"I don’t think we have a timetable just yet," said Gortney, who is also the head of Northern Command, the body responsible for the US missile-defense program. "We’re just now bringing it up through our policy leaders as well as with the Canadian government."
The sensors currently in place as part of the Canada-US North Warning System are not only aging, but do not account for technological advances in the types of missiles that may be a threat. New sensors would be able to see farther over the horizon but also detect shorter-range missiles.
"In a few years — I’d say 10 years is the number — (the current equipment is) going to reach a point of obsolescence and we’re going to have to reinvest for that capability," Gortney said.
"The question is, what sort of technology do we want to use to reconstitute that capability? We don’t want to put in the same sorts of sensors because they’re not effective against the low-altitude, say, cruise missiles. They can’t see over the horizon."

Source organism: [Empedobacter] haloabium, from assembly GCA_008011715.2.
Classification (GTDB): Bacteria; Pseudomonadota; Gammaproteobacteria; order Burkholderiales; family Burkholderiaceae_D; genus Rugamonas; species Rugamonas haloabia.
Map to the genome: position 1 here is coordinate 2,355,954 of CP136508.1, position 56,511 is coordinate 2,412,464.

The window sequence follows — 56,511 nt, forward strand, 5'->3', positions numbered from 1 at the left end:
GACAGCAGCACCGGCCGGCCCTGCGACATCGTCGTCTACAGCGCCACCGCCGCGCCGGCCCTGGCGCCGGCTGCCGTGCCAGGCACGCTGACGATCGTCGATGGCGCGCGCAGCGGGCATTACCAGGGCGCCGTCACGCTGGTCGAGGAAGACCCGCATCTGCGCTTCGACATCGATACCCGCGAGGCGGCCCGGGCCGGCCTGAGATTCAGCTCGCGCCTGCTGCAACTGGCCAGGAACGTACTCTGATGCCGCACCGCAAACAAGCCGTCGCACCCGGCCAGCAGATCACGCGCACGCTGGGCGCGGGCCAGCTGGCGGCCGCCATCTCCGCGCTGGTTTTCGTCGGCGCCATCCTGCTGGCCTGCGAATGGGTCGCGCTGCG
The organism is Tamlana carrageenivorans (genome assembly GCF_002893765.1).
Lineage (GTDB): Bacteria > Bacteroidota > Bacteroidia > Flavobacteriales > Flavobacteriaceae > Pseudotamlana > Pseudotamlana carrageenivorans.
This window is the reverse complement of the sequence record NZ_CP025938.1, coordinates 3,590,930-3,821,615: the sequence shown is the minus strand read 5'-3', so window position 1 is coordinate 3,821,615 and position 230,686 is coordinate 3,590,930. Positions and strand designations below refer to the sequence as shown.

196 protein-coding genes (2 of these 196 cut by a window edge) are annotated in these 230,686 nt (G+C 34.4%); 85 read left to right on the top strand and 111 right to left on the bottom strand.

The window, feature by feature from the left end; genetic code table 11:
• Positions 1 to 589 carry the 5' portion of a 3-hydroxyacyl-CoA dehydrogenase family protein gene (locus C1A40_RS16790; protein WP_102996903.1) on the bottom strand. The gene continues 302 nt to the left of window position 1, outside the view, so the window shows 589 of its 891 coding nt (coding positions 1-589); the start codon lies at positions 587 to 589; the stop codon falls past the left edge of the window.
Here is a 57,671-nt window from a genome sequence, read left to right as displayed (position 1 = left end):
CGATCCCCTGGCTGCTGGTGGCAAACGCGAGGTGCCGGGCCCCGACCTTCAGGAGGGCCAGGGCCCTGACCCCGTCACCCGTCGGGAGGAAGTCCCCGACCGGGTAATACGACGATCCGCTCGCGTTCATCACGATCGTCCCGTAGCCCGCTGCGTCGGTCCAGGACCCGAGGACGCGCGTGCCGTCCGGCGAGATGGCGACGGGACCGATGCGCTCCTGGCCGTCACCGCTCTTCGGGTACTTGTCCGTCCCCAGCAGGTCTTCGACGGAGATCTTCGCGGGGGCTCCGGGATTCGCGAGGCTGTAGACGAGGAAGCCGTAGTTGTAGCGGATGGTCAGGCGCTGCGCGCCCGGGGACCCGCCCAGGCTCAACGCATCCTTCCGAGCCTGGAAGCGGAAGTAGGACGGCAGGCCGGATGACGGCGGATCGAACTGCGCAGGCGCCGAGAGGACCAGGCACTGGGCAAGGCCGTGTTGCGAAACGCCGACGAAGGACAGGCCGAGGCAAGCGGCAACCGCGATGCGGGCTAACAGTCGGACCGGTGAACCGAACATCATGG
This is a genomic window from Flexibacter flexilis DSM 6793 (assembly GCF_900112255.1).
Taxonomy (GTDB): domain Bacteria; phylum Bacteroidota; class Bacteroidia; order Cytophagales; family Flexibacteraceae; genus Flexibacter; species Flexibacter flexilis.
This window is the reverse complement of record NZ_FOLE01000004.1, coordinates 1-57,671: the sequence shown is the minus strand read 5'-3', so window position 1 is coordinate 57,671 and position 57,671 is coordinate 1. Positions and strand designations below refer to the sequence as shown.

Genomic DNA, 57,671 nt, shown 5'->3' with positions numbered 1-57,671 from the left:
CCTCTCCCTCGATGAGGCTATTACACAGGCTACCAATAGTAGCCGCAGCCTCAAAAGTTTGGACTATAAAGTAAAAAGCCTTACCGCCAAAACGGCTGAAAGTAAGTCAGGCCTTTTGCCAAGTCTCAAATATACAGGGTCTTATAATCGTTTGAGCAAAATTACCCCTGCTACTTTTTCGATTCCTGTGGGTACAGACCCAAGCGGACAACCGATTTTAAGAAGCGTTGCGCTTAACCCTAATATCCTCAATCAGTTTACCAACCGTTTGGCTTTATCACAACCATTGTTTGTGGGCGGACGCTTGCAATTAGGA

Though Canada refused to join the US' ballistic missile defense program (BMD) a decade ago, they do help monitor the airspace with the US at Norad.
Defence Minister Jason Kenney said recently that the government would take modernization proposals under consideration, and that the government had put it's current and potential role in the BMD program under review by the House of Commons Defence Committee.
"But up to now, we haven't seen information that has changed our opinion on BMD," Kenney told a news conference last month.
As for any new sensors, a spokeswoman for Defence Minister Jason Kenney said "We are constantly reviewing Canada’s security and defence requirements but no decisions have been taken."